Lawsuits filed in Lake George boat accident

12/16/05 12:00AM By Susan Keese
 MP3   Download MP3 

(Host) It's been two and a half months since the Ethan Allen tour boat capsized on Lake George. Federal Investigators say it could take more than a year to definitively determine why the boat suddenly overturned on a calm October Sunday. But lawsuits and proposed legislation have followed the accident that killed 20 elderly sightseers.

VPR's Susan Keese reports:

(Keese) The tragedy still stings, and not only in the community around Lake George. It's also felt in Michigan, where survivors and relatives of the 20 passengers killed are coping with loss, lingering injuries, and memories.

(Johnson) "I really don't think it takes a very imaginative person to think about being underneath the water with a boat on top of you seeing people panicking and screaming and other people dying right in front of your eyes."

(Keese) Michigan attorney Ven Johnson has already filed six lawsuits in Federal Court in connection with the accident. Another suit was filed in federal court in New York State. And the lawyers say more are coming.

Johnson's suits accuse the Ethan Allen's owners and captain of safety violations, including insufficient staffing. According to state regulations the Ethan Allen should have had a second crew member with 47 passengers on board. The suits also claim the owners replaced a canvas awning with a wood-and-fiberglass enclosure without allowing properly for changes in the boat's stability.

(Johnson) "And in this case with the added weight of these windows that they used for sightseeing... it added significant weight and it made the boat unsteady, and then when you added way too many people for the weight of the boat it caused the boat to tip over more easily."

(Keese) Overcrowding has been mentioned often in connection with the accident. The average weight used to calculate how many people a boat can safely carry is 140 pounds. The National Transportation Safety Board, which is conducting the investigation, says the 40-year-old standard is too light for passengers today. In 2004 they advised the Coast Guard, which certifies most boats, to raise the weight to 174. The Coast Guard has been studying the problem. But a Coast Guard spokesman says the agency won't be ready to begin taking public comment until almost a year from now.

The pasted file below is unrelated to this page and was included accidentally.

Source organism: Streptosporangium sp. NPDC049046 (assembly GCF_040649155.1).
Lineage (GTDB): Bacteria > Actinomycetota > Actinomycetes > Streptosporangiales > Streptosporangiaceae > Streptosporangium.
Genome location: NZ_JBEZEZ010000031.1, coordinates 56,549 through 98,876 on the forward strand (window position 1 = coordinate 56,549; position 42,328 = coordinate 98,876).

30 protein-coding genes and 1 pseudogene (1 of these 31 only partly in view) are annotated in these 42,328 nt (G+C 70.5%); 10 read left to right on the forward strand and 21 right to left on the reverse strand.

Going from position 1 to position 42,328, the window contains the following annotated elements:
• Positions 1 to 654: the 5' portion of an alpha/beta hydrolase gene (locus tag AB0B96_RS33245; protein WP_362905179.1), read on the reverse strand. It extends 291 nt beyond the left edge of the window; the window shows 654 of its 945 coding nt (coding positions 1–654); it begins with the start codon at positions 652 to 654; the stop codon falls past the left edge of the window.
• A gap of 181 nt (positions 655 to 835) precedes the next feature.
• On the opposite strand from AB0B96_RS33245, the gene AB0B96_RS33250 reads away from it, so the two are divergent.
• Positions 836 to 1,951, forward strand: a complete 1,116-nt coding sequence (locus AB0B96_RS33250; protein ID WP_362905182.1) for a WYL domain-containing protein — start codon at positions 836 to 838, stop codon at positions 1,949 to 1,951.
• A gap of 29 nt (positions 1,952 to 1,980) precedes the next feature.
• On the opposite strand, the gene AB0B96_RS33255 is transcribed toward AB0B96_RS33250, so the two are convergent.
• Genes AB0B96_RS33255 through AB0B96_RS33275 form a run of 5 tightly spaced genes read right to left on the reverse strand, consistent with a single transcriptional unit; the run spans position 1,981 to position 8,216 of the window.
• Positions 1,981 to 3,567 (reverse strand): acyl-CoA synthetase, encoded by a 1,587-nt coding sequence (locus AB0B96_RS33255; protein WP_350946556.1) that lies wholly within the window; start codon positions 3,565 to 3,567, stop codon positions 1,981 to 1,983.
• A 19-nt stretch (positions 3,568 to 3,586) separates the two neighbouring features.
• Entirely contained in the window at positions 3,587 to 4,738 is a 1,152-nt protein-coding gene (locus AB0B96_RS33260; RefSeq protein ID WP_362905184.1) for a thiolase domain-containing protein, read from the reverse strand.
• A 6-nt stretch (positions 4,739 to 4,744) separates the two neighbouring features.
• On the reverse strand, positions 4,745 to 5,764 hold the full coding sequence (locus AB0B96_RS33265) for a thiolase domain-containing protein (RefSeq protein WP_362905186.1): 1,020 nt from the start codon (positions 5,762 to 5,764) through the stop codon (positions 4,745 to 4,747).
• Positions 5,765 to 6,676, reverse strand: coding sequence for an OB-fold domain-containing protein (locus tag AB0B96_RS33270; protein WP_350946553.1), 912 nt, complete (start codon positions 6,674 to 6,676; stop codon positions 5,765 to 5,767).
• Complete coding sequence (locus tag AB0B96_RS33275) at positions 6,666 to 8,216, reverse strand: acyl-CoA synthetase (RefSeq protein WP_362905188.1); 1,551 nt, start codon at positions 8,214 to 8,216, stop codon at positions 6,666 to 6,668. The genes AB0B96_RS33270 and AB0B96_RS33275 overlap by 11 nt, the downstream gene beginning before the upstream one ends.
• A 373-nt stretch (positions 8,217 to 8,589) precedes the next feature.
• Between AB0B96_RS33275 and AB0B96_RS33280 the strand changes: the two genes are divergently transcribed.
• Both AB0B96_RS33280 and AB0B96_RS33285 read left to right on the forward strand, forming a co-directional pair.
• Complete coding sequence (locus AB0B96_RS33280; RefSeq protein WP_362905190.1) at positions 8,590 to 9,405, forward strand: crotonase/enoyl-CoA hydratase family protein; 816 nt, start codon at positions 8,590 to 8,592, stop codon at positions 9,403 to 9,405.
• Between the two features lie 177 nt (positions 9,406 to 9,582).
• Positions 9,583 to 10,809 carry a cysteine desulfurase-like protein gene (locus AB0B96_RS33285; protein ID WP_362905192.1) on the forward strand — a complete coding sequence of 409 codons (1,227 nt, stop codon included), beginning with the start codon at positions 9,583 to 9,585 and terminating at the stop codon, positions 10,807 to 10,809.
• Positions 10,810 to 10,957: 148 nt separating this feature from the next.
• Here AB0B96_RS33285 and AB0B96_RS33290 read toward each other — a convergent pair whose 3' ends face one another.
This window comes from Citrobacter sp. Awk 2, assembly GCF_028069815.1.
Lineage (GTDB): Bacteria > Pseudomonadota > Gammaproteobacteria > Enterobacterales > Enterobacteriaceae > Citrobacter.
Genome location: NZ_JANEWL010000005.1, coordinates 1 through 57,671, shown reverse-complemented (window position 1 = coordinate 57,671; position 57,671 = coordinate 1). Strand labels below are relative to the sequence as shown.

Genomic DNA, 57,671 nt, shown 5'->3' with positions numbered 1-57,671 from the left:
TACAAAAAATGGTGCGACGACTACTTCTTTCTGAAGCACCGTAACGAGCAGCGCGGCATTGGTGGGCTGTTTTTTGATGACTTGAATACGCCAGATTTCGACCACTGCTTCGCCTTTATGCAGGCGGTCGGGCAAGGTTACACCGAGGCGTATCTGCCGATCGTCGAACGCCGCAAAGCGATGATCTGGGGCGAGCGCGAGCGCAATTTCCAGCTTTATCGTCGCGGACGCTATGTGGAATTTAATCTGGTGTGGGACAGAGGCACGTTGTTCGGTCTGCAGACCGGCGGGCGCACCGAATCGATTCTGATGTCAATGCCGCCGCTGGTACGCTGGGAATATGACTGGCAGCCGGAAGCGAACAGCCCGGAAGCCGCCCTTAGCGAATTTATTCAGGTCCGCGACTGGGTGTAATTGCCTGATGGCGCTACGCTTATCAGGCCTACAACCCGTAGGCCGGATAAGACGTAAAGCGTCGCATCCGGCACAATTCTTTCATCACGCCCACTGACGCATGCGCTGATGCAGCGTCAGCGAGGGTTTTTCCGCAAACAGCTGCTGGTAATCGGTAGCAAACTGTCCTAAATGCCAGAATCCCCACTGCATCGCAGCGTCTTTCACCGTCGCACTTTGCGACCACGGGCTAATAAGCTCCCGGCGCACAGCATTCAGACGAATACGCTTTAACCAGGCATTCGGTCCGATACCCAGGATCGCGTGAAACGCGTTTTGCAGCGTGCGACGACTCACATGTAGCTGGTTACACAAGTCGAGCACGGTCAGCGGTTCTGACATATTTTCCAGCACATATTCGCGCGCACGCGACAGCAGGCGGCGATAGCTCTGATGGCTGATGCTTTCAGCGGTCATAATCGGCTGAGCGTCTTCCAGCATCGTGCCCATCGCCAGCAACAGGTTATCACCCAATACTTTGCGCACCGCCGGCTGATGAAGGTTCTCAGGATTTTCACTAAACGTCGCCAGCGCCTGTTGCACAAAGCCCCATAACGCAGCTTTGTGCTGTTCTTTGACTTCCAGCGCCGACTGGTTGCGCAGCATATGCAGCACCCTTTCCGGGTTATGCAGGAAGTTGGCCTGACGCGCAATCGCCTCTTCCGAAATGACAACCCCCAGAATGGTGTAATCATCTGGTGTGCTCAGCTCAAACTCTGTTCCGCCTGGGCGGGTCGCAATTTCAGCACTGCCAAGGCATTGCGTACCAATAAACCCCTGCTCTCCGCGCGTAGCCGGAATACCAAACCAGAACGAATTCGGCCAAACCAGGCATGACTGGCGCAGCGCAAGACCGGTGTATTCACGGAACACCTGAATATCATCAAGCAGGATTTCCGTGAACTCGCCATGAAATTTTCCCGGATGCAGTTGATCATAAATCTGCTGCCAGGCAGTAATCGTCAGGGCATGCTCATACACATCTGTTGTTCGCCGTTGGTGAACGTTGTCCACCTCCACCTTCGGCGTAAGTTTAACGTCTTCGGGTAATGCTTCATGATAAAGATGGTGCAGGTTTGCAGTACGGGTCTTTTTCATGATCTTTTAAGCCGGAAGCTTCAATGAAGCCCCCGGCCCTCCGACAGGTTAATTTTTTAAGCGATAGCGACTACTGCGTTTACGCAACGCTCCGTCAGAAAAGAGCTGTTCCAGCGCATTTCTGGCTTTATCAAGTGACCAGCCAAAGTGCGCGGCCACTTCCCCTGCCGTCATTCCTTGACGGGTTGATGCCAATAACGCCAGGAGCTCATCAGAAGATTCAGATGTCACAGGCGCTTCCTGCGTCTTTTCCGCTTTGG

Meanwhile, the NTSB has cautioned that even if the Ethan Allen was too crowded, it doesn't prove that overcrowding caused the accident. The same is true for the structural changes, which by state law didn't require the boat to be recertified.

Still, almost immediately, New York Governor George Pataki raised the average weight to 174 pounds for passenger boats regulated by the state. That includes any passenger boat not involved in interstate navigation or commerce. Pataki also called for a review of all of New York's commercial boating laws and regulations.

(Gibson) "Some of these things were important to get underway sooner rather than later. And so we took steps and within days of the accident was when the governor charged us with taking a look at marine enforcement, taking a look at operations."

(Keese) Wendy Gibson is with the New York Office of Parks and Recreation. That's the agency that oversees state-regulated vessels. Her agency plans to announce a broader package of reforms soon. State Senator Betty Little says that's a good thing.

(Little) "Those regulations when we looked at them, in all honesty, I think they hadn't been looked at in a long time because fortunately we hadn't had any commercial boating accidents within New York State like this."

(Keese) Little represents the district that includes Lake George. She's introduced legislation at the Governor's request.

(Little) "The one that we are doing legislatively is that the pilot or captain of any commercial boat involved in an accident that has injuries or damage is required to take a drug and alcohol test immediately."

(Keese) Much has been made of the fact that local officials didn't require the Ethan Allen's captain to be tested following the accident. The local sheriff says he had no probable cause to order the test because he didn't believe the captain had been drinking. He says his office has ruled out criminal charges.

But Kate Hogan, the Warren County District Attorney, says she'll wait for the National Transportation Safety Board results before she closes the case.

(Hogan) "I can't make a legal determination until I know what happened. And we're still at the point where I do not know what definitively or empirically caused this boat to turn over."

(Keese) Hogan says once the cause is known a Grand Jury would have more options than just deciding criminal charges are in order.

(Hogan) "They can hear testimony and make a determination that there should be a grand jury report, which is a finding with respect to public officials' conduct in this case and a report as to whether all the inspections were as they should be."

(Keese) The lawyers in the civil suits say the NTSB findings will be important to their cases as well.

For Vermont Public Radio, I'm Susan Keese.
comments powered by Disqus
Supported By
Become an Underwriter | Find an Underwiter